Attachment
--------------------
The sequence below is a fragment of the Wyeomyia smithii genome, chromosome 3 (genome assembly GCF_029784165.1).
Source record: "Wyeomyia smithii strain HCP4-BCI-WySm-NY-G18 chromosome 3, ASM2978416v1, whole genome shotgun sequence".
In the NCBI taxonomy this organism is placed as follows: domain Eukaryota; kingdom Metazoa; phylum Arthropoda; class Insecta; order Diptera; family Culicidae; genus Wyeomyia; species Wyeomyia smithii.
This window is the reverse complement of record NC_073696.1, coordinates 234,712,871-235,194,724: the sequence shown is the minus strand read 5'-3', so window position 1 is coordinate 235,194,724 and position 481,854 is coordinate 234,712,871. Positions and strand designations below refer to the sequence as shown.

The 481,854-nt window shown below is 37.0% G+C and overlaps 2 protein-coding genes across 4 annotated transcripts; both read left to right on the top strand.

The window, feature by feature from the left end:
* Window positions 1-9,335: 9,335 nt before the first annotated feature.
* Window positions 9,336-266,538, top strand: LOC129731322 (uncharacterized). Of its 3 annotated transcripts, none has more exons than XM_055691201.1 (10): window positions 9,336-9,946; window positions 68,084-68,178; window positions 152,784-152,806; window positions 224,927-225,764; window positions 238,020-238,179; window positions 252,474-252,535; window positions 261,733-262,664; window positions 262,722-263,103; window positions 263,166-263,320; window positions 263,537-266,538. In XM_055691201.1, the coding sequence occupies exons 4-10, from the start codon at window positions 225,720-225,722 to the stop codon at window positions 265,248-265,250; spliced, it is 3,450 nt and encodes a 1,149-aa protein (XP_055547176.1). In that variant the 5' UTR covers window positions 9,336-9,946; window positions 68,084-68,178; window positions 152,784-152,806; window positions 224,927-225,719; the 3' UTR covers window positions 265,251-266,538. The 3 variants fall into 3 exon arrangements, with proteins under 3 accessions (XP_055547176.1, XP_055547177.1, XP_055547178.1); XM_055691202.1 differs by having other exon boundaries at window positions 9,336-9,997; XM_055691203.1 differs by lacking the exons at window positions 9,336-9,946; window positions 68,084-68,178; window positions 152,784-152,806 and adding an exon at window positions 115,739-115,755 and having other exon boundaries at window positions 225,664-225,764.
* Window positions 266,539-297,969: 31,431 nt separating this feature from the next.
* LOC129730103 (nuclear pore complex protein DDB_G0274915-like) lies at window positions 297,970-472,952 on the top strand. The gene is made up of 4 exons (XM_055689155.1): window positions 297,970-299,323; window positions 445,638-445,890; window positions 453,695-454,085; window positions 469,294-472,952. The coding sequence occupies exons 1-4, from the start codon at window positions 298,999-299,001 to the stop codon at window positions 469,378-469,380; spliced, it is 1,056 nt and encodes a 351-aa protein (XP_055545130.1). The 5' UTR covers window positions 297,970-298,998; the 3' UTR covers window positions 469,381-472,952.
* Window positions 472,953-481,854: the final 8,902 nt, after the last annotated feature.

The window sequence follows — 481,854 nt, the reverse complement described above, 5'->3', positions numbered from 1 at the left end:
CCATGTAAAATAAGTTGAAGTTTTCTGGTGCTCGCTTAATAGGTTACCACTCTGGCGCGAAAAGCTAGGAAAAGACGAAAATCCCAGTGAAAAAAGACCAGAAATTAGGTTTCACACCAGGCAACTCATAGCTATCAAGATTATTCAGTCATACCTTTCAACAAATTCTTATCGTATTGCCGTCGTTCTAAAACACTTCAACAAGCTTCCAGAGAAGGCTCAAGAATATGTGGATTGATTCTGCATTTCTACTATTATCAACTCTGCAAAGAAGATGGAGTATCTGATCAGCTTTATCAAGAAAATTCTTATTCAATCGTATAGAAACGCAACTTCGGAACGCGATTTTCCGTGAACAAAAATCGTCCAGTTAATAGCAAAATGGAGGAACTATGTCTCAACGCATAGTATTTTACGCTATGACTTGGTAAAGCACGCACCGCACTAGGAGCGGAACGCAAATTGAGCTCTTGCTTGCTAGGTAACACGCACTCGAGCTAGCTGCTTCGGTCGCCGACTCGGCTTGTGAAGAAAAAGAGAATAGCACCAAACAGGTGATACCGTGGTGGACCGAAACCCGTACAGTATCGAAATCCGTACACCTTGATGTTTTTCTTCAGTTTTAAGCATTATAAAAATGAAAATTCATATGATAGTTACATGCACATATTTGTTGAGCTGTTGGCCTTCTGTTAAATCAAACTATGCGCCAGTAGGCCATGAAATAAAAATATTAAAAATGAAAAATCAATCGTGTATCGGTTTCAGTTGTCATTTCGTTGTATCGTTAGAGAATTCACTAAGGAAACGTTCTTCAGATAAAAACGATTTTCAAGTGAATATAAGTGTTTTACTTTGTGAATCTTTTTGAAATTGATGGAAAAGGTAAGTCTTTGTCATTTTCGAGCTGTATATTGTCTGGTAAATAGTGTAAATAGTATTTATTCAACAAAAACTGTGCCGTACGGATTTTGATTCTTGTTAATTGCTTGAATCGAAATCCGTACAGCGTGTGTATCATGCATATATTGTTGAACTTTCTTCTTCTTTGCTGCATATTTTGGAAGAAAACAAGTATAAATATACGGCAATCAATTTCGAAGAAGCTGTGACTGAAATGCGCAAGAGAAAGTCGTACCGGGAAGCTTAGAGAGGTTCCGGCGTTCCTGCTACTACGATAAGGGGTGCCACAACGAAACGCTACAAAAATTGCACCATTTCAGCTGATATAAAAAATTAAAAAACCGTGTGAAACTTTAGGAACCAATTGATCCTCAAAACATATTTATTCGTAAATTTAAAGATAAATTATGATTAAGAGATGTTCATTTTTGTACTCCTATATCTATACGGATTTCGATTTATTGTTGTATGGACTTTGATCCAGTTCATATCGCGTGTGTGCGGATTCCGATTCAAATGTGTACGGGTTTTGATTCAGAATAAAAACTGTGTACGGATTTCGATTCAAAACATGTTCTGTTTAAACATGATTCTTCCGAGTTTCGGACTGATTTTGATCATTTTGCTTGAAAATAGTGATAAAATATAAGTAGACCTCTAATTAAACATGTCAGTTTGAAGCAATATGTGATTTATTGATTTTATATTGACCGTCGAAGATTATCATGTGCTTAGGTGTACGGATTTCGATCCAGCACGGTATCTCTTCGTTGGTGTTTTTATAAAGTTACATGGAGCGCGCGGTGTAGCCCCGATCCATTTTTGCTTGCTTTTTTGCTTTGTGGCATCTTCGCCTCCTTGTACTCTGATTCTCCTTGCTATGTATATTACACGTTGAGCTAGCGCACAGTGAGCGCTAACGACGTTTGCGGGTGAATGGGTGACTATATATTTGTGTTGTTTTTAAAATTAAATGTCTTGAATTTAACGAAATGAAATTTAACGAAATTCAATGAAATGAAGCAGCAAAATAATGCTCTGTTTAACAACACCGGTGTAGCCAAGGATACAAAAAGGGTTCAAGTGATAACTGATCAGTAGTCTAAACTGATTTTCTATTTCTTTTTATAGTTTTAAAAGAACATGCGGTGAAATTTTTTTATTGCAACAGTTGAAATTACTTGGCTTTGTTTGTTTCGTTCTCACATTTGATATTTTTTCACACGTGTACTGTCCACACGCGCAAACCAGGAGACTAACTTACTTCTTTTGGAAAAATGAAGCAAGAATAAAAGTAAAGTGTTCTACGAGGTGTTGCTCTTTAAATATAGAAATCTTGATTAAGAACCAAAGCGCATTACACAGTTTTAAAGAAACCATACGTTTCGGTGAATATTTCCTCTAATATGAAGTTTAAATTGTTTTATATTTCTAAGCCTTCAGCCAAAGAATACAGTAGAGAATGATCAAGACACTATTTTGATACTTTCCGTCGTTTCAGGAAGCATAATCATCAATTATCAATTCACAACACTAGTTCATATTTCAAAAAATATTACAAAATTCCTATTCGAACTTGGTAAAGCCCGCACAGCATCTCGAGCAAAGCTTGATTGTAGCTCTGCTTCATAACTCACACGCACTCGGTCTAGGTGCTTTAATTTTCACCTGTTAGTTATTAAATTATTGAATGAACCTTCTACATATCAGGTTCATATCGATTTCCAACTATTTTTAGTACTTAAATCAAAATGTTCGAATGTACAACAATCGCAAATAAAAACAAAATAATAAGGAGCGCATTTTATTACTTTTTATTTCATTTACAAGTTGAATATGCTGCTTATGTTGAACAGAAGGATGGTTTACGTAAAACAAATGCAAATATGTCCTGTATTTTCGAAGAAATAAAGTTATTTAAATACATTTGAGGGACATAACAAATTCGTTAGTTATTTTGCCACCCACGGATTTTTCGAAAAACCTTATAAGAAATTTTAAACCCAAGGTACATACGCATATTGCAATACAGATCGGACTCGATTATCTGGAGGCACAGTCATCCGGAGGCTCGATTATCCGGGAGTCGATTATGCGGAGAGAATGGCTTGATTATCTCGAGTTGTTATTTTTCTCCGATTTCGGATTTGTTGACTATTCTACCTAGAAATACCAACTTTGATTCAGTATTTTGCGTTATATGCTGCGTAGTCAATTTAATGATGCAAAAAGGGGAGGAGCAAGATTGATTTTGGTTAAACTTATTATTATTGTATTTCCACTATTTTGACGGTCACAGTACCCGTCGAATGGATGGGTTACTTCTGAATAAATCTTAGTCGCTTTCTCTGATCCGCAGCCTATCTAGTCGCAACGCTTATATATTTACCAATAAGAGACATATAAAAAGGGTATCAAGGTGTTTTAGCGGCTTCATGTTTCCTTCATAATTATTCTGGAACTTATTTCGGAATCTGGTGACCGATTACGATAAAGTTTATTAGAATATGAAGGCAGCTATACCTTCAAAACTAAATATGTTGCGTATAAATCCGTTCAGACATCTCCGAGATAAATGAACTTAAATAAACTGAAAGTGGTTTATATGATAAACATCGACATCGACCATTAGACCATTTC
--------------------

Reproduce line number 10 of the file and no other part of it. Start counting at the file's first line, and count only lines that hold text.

* LOC129730103 (nuclear pore complex protein DDB_G0274915-like) lies at window positions 297,970-472,952 on the top strand. The gene is made up of 4 exons (XM_055689155.1): window positions 297,970-299,323; window positions 445,638-445,890; window positions 453,695-454,085; window positions 469,294-472,952. The coding sequence occupies exons 1-4, from the start codon at window positions 298,999-299,001 to the stop codon at window positions 469,378-469,380; spliced, it is 1,056 nt and encodes a 351-aa protein (XP_055545130.1). The 5' UTR covers window positions 297,970-298,998; the 3' UTR covers window positions 469,381-472,952.